By Stephanie Butzer
With a single human yell, the Conservators’ Center comes alive. Staff and volunteers around the grounds join in before their voices are drowned by 20 lions “oofing,” three wolves howling and nine tigers chuffling.
“The ones who know them best are the best ones to get them going,” said Mandy Matson, director of communications at the Center.
Over and over, the Conservators’ Center received feedback from visitors about how the sounds they heard at the center had been the highlight of their experience.
Community members were invited to attend the Center’s “Sound of the Center” event April 27 to hear lions, wolves, tigers and New Guinea Singing Dogs communicate with each other and people.
Visitors were encouraged to wander the trails at their own pace and listen to staff members talk about how and why the different animals communicated, what they were saying to each other and to the people and why their sounds are so important.
Meghan McGrath, a staff member who helps in Outreach Services, organized “Sounds of the Center,” but not without a team of enthusiastic and passionate staff members behind her.
“This would not have been possible at all, with any planning that I had done, with all the execution I had, without the community and team of people we have here,” McGrath said. “You always have hiccups, but even without them, we can’t do things like this without our volunteers coming out and supporting us.”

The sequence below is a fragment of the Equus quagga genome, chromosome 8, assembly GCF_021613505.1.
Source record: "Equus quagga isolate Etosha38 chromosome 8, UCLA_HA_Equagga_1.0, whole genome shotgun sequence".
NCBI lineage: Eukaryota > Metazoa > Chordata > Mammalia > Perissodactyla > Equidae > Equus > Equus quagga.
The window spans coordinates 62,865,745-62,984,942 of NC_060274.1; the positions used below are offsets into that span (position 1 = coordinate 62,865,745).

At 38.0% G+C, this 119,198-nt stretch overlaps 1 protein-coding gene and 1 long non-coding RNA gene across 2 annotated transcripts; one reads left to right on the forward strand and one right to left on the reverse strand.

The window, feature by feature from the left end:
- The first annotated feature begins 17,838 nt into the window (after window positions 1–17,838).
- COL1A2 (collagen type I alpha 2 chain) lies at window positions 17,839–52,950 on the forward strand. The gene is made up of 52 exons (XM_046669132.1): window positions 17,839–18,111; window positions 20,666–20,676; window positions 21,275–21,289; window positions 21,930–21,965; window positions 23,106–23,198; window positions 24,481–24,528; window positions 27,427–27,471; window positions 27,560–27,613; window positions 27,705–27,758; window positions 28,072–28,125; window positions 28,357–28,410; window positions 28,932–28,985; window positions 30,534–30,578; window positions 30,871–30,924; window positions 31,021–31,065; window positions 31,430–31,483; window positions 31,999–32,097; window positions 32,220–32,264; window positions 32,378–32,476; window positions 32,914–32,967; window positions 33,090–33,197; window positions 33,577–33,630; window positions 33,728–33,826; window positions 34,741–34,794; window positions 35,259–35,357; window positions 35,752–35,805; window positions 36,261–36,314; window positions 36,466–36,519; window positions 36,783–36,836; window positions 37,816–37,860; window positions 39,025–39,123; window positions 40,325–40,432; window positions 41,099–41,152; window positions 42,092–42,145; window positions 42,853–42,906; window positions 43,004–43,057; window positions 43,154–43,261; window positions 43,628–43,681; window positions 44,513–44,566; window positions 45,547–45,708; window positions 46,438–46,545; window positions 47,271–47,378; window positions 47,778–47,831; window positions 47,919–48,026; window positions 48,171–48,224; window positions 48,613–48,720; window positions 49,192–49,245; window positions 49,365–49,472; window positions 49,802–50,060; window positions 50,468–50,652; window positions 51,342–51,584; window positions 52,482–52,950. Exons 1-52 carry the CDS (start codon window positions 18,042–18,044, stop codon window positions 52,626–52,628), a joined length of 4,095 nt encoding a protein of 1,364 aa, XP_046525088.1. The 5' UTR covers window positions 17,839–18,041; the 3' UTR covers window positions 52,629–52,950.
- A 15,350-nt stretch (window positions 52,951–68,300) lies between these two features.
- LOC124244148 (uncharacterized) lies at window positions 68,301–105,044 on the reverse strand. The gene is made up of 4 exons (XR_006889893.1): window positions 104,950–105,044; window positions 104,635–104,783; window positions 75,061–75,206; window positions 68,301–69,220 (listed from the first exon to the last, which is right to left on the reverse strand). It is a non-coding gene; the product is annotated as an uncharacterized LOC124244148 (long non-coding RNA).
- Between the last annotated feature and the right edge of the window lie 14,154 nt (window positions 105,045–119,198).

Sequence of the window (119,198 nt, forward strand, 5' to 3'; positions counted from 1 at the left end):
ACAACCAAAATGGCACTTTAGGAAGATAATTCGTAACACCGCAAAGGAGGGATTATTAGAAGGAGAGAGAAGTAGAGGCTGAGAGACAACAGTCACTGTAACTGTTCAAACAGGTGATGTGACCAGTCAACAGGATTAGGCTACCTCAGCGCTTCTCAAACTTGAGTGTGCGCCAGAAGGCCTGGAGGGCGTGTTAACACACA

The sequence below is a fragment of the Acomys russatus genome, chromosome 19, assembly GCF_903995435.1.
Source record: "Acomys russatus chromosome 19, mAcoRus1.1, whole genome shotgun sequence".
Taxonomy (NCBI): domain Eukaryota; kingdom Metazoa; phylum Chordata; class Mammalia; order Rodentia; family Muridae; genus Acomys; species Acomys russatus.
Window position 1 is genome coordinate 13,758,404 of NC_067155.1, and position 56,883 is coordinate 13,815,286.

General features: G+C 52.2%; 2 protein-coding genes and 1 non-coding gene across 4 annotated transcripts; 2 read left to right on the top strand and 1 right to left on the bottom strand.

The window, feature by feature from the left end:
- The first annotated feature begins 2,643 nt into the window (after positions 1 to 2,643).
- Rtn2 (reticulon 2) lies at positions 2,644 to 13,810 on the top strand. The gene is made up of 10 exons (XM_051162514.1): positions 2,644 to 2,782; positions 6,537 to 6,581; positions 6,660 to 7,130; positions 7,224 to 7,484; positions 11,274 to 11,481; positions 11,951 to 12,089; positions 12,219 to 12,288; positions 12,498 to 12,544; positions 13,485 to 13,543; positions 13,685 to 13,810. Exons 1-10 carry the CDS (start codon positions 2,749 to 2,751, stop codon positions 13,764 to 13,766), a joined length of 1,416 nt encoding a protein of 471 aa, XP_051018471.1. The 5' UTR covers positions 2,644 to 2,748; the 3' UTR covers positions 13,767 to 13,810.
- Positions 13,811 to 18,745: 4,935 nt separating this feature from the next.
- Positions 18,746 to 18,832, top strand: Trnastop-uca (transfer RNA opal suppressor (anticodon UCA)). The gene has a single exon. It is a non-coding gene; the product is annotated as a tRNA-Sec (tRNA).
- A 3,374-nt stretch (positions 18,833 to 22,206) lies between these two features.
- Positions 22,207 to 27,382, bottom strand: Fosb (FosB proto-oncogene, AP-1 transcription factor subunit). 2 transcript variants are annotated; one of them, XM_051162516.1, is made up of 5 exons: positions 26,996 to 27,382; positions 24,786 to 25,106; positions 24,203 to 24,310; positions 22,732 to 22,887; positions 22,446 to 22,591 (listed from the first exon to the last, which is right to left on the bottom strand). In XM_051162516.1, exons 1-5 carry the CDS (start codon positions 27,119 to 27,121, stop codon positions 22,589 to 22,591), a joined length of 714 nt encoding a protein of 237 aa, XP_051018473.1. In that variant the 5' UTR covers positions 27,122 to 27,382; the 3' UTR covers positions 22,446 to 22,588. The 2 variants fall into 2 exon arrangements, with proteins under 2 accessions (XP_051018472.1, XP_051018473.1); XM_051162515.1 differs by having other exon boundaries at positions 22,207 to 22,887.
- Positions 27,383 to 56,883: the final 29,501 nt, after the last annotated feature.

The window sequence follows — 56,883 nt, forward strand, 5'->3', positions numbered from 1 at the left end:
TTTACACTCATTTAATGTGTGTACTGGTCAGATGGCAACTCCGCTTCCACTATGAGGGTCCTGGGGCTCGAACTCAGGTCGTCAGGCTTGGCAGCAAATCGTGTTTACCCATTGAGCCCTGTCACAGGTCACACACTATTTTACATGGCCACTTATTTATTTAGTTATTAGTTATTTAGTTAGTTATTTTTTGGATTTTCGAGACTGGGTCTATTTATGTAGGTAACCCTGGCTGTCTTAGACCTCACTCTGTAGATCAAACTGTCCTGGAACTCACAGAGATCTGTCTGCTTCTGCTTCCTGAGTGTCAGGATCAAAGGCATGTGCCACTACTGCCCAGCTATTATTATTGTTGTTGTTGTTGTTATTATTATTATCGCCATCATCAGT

The idea for the event first came into bloom when McGrath became fascinated with introducing the community that had already seen the Center as an entertainment destination to a more education-heavy experience.
“This was our first experiment with seeing how (far in) education we can go and how far we can go in this direction and still have people be motivated to come out and meet our animals,” McGrath said.
The staff members were scattered around the Center, each engaging in an intellectual conversation about various animals. Their passion was evident as they described the animals as they would a friend.
Kim and Frank Pyne have worked with the Conservators’ Center since 2007 and during “Sounds of the Center” they spoke to visitors from inside the wolf enclosure.
“Wolves make an awful lot of noise and in every bit of social behavior that they do, there are noises,” Kim Pyne said.
When wolves were in a disagreement, she said they rarely partake in a serious fight.
“What you will see is a lot of sounds, a lot of noise, a lot of posturing and suddenly huge big-sized-looking animals because they’re fluffing their fur out to make themselves look big and scary. It’s all sounds and noise and signifies nothing, to quote Macbeth.,” she said.
Staff and volunteers explained the different howls of their three white wolves and how, from across the Center, they could identify which animal had howled. Down the walkway, other members pointed out the small gruffs and “oofs” the lions and tigers made.
At the end of the night, the staff heard a lot of positive feedback about the loose structure of the evening event. Keepers stayed afterwards to talk to people who wanted to return to see another “Sounds of the Center.”
“Little things like that are what makes us so successful,” McGrath said. “It’s not necessary for us to succeed (with the event), but it really helps reinforce the idea that were community and that we all work together.”